The second issue in this episode is Zoey. She has yet to click as a character, and yet the show keeps trying to shoehorn her in. Only last episode was it established that Ted and Zoey buried the hatchet; now she's part of the gang and Ted wants to hang out with her husband. It felt far too earlier for that step, like we missed an episode featuring Zoey tagging along with the gang for a zany adventure. In general, Zoey's character development has involved a lot more telling than showing, and that was definitely the case here.
We know Zoey's not the mother, and I'm perfectly okay with Ted being involved with women we know from the outset aren't the mother (I'm firmly in the "journey, not the destination" camp when it comes to this issue on the show) but it so far, it seems like the writers like Zoey a lot more than we do. If Ted's relationship with Zoey (romantic or otherwise) is going to be the arc of the season, then the writers need to do something to make us care about her ASAP.
That said, the introduction of Zoey might be worth it just for Kyle MacLachlan's Captain, who cracks me the hell up.
The Event: Your World to Take
Just a couple quick thoughts. I'm glad that Sean and Leila are at least tangentially involved in the overarching plot again, though I totally figured the Hired Goon was after Leila and not the little girl after the show went to such lengths to not show us the piece of paper he was given by Hal Holbrook.
Speaking of the little girl, her parents were an example of another one of the plot devices that drives me nuts: characters who are uncharacteristically obtuse or withholding of information simply to keep the main characters (and the audience) from finding out too much too soon. Those parents might have had a good reason to keep Leila from talking to the little girl (other than ensuring Leila and Sean don't learn too much, too fast), but if they did, the show never gave it to us.
The aliens/time travelers are pretty much the most interesting aspect of the show at this point, so I was pleased to spend some more time with them. I expected the gun Sofia gave Isabella to be empty or loaded with blanks, so it was pretty surprising when she did actually shoot herself. Sofia's harsh! Amongst all the other questions surrounding the aliens, I've become particularly interested in learning more about how Sofia came to power and what she did to become so feared/respected.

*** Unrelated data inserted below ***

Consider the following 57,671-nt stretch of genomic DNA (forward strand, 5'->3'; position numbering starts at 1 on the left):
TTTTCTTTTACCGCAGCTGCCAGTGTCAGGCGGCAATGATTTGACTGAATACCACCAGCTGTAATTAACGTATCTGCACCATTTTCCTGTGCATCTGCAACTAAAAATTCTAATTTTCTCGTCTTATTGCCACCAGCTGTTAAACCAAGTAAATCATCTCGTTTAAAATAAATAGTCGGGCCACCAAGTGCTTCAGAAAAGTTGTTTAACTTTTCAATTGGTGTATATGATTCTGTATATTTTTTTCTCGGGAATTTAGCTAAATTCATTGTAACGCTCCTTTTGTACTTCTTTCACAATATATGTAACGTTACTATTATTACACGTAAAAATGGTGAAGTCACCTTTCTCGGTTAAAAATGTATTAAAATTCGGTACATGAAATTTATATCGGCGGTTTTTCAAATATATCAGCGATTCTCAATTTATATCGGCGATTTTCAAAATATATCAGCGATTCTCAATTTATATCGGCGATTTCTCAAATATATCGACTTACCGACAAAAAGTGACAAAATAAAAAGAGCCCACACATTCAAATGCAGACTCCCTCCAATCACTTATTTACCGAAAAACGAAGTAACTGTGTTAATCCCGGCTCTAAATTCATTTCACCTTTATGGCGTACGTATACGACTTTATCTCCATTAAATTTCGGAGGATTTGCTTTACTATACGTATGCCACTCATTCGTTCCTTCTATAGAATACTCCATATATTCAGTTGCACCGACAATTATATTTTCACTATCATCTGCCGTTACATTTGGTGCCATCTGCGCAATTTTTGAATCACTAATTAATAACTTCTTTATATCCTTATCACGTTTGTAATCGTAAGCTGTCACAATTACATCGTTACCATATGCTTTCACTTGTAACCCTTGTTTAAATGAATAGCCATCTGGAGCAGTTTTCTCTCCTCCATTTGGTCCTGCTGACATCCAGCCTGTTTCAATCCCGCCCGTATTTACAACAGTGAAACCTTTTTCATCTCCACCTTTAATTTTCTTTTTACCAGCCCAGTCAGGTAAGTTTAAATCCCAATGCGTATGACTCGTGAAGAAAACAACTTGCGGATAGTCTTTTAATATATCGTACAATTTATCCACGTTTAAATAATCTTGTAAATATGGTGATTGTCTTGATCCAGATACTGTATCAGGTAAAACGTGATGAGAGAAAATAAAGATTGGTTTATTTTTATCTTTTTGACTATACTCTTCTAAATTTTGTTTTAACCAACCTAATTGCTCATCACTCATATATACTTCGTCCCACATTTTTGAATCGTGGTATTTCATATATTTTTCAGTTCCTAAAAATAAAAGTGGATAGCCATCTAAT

Glee: A Very Glee Christmas Episode
Let's just get this out of the way: I'm a sucker for Christmas episodes, and I quite liked this one, but that business with Artie walking at the end was pretty ridiculous. Apparently Coach Bieste is secretly a millionaire? I just felt like it undercurrent the theme of the episode, which is that Christmas can be a sad and bittersweet time, but you just have to make the best of it and do what you can for others (which is also more or less the theme of the show as a whole). It's not like I wanted the whole Santa thing to come crashing down for Brittany, but having the episode end with her accepting there are limitations even to Santa's power would have fit the show's aesthetic, both in this episode and overall, better.
Thankfully, they didn't end the episode with the scene of Artie walking (and what are the odds, that like Professor X's mechanical braces that allowed him to walk briefly, we'll never see this contraption again? Pretty good, I'd say), but instead with a nice moment between Sue and Will in which we learn Sue's heart grew a few sizes but she still hates Will. This was the kind of Sue episode I like: she's still over-the-top and jerky enough to be funny, but manages to become somewhat human without sacrificing what makes her a unique character. It's a tough line to walk, but I thought this episode walked it well.